[0023] Furthermore, in accordance with an embodiment of the present invention, the apparatus further includes a disabling circuit for disabling the actuation of the alarm during a second time interval after a generated movement signal has been determined to be in the friendly direction. The

[0024] Further features and advantages of the invention will be apparent from tho description below.

BRIEF DESCRIPTION OF THE DRAWINGS

[0025] The invention is herein described, by way of example only, with reference to the accompanying drawings, wherein:

[0026]FIG. 1 diagrammatically illustrates one application of the invention for providing protection against intrusion through a window or door of a room, without interfering with other movements within the room;

[0027]FIG. 2 schematically illustrates one form of passive infrared (PIR) detector used in the apparatus of FIG. 1;

[0028]FIG. 3 illustrates the positive and negative polarity signals generated by the PIR detector of FIG. 1 when detecting the movement of an IR-radiating body in one direction;

[0029]FIG. 4a schematically illustrates the main components of a typical PIR detector as commonly supplied for intrusion detection applications;

[0030]FIG. 4b illustrates the PIR detector of FIG. 3 but modified, by shifting its IR sensor elements laterally with respect to its lens, to better adapt it for use in the application of FIG. 1 in accordance with another feature of the invention;

[0031]FIG. 5 is a block diagram illustrating the functional blocks in one form of apparatus constructed in accordance with the present invention;

[0032]FIG. 6 is a circuit diagram illustrating an analog-circuit implementation of the invention;

[0033]FIG. 7 is a flow chart illustrating a digital-circuit implementation of the invention; and

[0034]FIG. 8 is a schematic illustration of a PIR detector according to a further embodiment of the invention for use in the apparatus of FIG. 1.

DESCRIPTION OF PREFERRED EMBODIMENTS

[0035] With reference first to FIG. 1, there is illustrated a room 2 or other enclosures having a door 3 and a window 4 to be protected against intrusion. For this purpose, a PIR detector, generally designated 10, is mounted on a wall, or other suitable location, to view the space 5 immediately adjacent the door 3 and window 4 so as to detect objects moving within this space, but to be insensitive to objects moving within the remaining interior region 6 of the room 2.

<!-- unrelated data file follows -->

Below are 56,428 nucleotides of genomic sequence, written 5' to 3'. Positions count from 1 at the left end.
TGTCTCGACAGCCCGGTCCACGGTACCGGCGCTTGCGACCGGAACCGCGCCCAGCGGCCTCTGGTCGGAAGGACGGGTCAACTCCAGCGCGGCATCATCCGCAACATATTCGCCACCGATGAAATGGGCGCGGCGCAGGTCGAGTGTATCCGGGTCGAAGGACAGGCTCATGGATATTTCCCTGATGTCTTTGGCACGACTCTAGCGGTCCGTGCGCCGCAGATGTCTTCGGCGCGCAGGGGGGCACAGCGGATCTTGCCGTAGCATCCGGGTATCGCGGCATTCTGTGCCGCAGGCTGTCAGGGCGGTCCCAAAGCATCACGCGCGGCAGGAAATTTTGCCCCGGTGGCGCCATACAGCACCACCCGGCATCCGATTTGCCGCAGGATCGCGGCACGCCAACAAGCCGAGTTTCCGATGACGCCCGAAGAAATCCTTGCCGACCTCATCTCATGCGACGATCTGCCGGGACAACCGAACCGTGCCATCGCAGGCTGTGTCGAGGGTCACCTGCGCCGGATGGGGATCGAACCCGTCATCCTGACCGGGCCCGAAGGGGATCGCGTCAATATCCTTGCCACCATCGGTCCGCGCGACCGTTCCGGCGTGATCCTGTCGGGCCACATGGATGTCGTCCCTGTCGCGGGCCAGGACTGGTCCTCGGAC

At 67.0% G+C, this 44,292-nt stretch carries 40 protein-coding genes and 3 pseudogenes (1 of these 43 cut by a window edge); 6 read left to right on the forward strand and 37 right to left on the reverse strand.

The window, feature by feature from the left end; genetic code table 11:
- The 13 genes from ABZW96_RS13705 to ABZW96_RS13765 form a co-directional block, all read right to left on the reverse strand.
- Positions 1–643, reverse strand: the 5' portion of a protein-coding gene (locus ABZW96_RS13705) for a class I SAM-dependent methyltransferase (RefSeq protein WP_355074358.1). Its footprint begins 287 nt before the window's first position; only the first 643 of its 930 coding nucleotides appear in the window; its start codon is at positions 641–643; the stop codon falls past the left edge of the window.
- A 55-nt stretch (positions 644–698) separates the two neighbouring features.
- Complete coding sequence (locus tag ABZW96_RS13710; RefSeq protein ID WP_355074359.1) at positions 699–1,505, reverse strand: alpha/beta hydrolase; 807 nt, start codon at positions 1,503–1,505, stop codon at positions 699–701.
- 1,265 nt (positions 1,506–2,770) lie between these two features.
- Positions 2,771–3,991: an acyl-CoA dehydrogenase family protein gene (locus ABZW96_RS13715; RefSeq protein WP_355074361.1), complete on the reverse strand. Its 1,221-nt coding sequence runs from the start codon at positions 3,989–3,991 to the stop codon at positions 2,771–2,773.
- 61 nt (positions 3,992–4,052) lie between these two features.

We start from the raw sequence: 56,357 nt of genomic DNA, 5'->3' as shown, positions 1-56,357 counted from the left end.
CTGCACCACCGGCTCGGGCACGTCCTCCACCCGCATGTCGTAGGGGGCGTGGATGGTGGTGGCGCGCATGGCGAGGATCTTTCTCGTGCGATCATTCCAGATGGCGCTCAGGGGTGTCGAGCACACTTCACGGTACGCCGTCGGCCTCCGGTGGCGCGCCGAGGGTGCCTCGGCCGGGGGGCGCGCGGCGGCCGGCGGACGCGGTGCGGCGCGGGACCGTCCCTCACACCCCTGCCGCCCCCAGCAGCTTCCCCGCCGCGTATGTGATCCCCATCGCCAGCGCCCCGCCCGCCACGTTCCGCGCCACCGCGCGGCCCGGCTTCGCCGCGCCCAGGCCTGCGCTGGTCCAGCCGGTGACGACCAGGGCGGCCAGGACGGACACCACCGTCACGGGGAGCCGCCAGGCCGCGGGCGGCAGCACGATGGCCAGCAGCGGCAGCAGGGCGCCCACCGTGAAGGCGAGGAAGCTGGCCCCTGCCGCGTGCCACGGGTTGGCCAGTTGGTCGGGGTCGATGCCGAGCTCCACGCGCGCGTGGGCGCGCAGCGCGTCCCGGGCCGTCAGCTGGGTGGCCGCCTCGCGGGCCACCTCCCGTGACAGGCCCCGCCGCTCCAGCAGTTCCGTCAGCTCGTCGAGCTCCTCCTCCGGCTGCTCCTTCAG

[0036] It is particularly desirable to make the system illustrated in FIG. 1 sensitive only to movements in the direction from the window or door towards the center region 6 of the room (herein called the “hostile” direction) and to make the system insensitive to movements in the direction from the interior region of the room towards the door or window (herein called the “friendly” direction). For this reason, the system, as will be described more particularly below, not only detects movement within the protected space 5, but also determines the direction of such movement so as to enable it to respond only to movements in the hostile direction, but to be insensitive to movements in the friendly direction.

[0037]FIG. 4a illustrates the construction of a typical PIR detector as commercially available for intrusion detection purposes. Such a detector 10 includes a housing 11 carrying a printed circuit board (PCB) 12 on which two (or four in a quad-type) IR sensor elements, shown as 13 and 14 in FIG. 2, are mounted for detecting IR-radiating moving objects. Housing 11 includes a window closed by a lens 15 which defines a field of view (FOV) for each of the sensor elements 13, 14. Sensor element 13 generates a positive polarity signal when its field of view senses an IR-radiating moving object; and sensor element 14 generates a negative polarity signal when its field of view senses an IR-radiating moving object.

[0038] In the typical PIR detector used for intrusion monitoring, the outputs of the two sensor elements 13, 14 are connected together so that if the object is not-moving they cancel, thereby producing a zero output from the IR detector. Accordingly, the detector ignores non-moving IR-radiating objects, such as heat radiators within the detected space, sunlight entering the protected space, etc., and detects only moving IR-radiating objects, such as persons, by outputting a signal corresponding to the velocity of movement of the objects.

[0039] The embodiments of the present invention described below utilize such PIR detectors but include them in a system which not only detects moving objects, but also detects the direction of movement of such objects.

[0040] Also, in a typical PIR detector as presently available, the two sensor elements 13, 14, are generally mounted symmetrically with respect to the lens 15; that is, as shown in FIG. 4a, the mid-line 16 between the two sensor elements passes through the optical center of the lens 15 and is perpendicular to the transverse axis 17 of the lens.